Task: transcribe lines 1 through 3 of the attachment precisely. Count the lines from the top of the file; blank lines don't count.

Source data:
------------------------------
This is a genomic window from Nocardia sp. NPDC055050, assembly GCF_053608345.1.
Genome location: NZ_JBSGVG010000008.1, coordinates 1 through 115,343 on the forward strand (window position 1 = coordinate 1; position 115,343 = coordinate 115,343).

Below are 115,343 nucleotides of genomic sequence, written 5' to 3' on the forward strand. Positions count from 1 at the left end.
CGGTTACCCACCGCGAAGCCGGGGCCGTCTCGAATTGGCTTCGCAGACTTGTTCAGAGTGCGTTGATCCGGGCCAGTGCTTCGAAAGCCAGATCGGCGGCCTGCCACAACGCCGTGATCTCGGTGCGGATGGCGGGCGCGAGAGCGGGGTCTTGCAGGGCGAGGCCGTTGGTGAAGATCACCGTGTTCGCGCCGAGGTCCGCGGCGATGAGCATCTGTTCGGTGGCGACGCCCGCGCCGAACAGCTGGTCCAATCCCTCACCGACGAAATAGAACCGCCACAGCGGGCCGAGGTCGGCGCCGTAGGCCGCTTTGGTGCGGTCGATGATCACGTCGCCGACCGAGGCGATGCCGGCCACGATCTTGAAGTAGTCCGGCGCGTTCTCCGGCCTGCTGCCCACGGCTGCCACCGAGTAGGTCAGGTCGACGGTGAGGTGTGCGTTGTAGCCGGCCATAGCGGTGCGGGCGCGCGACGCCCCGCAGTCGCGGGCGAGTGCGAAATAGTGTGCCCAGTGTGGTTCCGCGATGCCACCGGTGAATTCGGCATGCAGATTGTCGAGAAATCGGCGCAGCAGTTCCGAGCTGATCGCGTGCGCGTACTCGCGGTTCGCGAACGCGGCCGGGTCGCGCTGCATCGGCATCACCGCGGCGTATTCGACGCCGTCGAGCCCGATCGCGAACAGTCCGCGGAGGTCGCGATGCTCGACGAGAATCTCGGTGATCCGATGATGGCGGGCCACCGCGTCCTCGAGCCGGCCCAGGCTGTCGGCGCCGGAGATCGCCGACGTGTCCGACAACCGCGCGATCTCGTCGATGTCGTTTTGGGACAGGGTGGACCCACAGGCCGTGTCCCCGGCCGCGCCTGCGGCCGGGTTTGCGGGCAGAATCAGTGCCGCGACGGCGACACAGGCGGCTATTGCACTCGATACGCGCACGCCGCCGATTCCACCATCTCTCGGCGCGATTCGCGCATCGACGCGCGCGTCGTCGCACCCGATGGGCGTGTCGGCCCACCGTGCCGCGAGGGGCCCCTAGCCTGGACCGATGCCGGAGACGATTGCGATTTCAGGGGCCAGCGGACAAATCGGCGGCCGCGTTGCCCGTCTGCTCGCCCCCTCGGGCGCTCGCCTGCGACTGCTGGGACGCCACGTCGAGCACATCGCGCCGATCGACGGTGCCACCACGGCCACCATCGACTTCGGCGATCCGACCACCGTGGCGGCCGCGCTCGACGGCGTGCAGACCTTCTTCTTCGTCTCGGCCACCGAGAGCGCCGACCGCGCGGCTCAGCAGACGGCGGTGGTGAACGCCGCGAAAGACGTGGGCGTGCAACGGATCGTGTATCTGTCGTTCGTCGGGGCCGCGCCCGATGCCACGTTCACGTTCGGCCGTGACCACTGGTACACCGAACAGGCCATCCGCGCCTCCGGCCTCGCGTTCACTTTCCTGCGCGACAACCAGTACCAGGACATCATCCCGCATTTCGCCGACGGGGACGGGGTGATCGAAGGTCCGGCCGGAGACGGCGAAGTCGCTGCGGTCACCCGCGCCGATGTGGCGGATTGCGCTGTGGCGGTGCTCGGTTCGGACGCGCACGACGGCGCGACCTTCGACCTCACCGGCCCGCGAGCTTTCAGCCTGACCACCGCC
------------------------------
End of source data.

This is a genomic window from Nocardia sp. NPDC055050, assembly GCF_053608345.1.
Genome location: NZ_JBSGVG010000008.1, coordinates 1 through 115,343 on the forward strand (window position 1 = coordinate 1; position 115,343 = coordinate 115,343).

Below are 115,343 nucleotides of genomic sequence, written 5' to 3' on the forward strand. Positions count from 1 at the left end.